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Oh Yelp. How I love to hate thee. Yelp and I have a, uhhh, somewhat tumultuous relationship. I have blogged about Yelp before, and Yelp is an entity that continues to equally tantalize and frustrate me, as a business owner.

At its core, I think that Yelp is a great forum. It allows people to comment on the good, bad and ugly about a particular business. However, being on the receiving end of a negative comment is pretty traumatic. I don’t think that reviewers fully understand how detrimental a bad review can be to a business. It has gotten so heated in other cities, like San Francisco (a HUGE Yelper city), that some business owners have sued the reviewers! Now, I think that is ridiculous, and I am a firm believer in free speech. I also understand that when you are dealing with the public, you open yourself up to public scrutiny and comment. Fortunately, over the years, roughly 96% of our comments have been fabulous and glowing. The comments that are not 5 star are infrequent, and I am always accountable for an experience that is not stellar. These comments keep us humble, and on our toes. That is invaluable for the growth and evolution of every business. But sometimes, it’s like a knife in the heart.

Last night I was having dinner with some lovely gals at Laurelhurst Market. Have you been there yet? If not, stop reading this immediately and go. The food is unbelievably delicious, especially the mussels in creme fraiche broth covered by a giant pile of pommes frites. Wait, let me take a moment to wipe the drool from my keyboard. Ok. Back on topic. So, one of my friends is an assistant manager at a Starbucks in Seattle. She told me that if she has a customer that is any way unhappy with their beverage, she would expect them to let her know so that she could make it right. She wondered why, if people felt comfortable complaining about a $4 coffee they don’t feel comfortable complaining about a $70 Brazilian. I always wonder the exact same thing! It’s your money people! You have a right to get what you pay for!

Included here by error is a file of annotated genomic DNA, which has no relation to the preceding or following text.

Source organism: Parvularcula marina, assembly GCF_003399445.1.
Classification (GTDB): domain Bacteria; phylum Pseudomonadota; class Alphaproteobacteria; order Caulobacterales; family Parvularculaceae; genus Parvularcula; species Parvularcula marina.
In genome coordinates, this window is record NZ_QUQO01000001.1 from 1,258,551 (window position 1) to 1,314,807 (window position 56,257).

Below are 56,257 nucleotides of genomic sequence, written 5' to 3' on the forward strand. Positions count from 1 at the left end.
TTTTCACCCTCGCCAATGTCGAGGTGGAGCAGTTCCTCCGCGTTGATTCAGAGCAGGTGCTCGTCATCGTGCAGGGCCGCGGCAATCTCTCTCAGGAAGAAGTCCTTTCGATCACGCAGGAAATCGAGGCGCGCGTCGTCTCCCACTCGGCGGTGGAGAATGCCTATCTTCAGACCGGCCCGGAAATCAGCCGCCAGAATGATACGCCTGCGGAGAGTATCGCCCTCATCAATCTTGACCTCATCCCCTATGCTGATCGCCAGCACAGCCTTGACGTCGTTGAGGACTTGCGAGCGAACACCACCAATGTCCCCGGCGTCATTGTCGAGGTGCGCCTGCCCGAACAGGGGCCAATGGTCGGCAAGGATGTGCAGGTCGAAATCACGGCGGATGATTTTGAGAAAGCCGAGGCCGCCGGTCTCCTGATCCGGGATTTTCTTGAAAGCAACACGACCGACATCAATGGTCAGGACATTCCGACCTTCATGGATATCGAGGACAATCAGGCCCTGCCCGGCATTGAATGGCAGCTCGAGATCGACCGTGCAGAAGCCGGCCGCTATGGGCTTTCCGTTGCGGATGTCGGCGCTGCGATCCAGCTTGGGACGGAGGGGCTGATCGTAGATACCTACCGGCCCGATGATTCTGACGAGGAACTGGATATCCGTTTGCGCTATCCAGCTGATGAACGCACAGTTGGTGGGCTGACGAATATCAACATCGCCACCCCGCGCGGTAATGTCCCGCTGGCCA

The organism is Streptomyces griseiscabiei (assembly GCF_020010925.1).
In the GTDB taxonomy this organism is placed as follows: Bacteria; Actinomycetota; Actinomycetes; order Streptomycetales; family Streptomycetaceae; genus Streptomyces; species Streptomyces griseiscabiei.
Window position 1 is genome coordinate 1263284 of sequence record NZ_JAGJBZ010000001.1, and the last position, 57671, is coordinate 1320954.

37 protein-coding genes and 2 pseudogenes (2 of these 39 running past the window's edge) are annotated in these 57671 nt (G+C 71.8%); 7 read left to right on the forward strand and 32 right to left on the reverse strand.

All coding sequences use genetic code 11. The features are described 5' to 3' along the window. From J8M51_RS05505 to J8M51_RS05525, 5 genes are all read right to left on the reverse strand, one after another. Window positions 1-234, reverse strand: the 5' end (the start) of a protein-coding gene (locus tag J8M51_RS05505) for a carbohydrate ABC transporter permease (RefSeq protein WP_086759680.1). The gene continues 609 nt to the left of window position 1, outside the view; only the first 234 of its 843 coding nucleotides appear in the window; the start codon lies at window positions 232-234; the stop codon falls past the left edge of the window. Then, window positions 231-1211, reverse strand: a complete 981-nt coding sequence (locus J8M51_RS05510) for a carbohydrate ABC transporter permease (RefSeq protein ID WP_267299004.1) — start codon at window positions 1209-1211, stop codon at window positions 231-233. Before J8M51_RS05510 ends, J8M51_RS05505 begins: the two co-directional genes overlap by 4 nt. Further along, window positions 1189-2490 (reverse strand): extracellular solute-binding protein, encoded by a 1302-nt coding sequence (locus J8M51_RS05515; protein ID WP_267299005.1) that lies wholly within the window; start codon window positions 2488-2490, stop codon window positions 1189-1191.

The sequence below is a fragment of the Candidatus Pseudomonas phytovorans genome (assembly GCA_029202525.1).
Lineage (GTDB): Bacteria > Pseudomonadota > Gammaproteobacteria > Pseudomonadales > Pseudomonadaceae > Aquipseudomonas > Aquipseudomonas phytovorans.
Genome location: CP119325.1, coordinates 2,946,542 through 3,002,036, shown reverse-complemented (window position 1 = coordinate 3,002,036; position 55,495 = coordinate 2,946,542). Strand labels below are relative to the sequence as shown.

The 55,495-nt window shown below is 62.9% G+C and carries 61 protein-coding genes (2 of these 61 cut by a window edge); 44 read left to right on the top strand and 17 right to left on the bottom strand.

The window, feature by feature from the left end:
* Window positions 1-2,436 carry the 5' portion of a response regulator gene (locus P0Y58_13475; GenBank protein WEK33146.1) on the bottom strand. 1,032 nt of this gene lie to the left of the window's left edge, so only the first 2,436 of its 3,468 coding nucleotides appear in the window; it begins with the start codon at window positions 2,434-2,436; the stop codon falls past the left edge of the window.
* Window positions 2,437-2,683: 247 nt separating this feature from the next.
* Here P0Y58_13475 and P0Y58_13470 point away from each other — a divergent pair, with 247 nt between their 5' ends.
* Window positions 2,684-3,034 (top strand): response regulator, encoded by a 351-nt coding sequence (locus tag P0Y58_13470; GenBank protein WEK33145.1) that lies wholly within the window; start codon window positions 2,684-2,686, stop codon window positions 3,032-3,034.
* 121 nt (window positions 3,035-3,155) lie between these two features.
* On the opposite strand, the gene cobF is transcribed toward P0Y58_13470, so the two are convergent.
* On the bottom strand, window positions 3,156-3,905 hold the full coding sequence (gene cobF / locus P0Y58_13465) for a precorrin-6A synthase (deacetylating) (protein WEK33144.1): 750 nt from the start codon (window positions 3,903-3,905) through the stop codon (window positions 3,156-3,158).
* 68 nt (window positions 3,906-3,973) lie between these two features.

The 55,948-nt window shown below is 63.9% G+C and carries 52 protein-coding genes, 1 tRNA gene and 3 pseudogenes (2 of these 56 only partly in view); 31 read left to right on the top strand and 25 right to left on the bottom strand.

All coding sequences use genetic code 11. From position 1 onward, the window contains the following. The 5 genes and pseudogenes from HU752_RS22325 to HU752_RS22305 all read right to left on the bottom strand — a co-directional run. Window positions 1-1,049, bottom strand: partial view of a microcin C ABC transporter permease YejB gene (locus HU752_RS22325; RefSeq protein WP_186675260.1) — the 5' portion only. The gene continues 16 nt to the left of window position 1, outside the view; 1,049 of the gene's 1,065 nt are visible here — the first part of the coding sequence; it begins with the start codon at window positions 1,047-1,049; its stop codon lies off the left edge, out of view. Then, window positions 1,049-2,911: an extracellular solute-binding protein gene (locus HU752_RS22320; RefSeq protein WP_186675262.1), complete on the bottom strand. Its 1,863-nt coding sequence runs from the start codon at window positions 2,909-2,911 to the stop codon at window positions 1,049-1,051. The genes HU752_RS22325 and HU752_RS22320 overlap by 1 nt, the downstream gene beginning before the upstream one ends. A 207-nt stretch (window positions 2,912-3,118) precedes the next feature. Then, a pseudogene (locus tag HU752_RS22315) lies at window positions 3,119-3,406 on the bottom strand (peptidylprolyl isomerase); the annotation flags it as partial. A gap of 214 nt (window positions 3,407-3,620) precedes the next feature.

My dream is that if someone wasn’t thrilled with their experience at Urban Waxx, they would tell us! Maybe not walk up to the front desk and spill the beans immediately, I mean I know that can be awkward, but email me, or call me, or send me a smoke signal. I make myself super accessible to the public for a reason: I want them to be able to reach me. I will never be one of those owners that shows up once a month to do paperwork and then vanishes. I am always available. My staff knows that, and I wish our clients would understand that. It is my pleasure to solve a problem. If a client doesn’t like an experience at Urban Waxx for ANY reason, my solution is always the same: Come in for a free wax with me, or I will refund your service. Immediately. No questions asked. I am not in the business of forcing people to love Urban Waxx. I am in the business of making people satisfied. If a client leaves and feels like we weren’t a good fit for them, then I want to know. I know lots of other waxing salons in Portland and I will happily refer them! I want clients to come to us and love us, to tell their friends about us, to look forward to seeing us! If they don’t feel like that, well, then we aren’t doing our jobs properly.

I wish that clients would use Yelp as a last resort. Like, say they thought we weren’t so hot. Then they contacted us and let us know they weren’t happy and I just didn’t care. THEN Yelp would be a way for them to air their feelings about a business. I’m sure that most business owners would jump at the opportunity to get a second chance to please a customer. I know I would! However, I also know that sometimes people don’t feel comfortable talking openly about their dislikes, which is why forums like Yelp are so popular. I guess we all just need to understand that there is weight to our words. Heavy.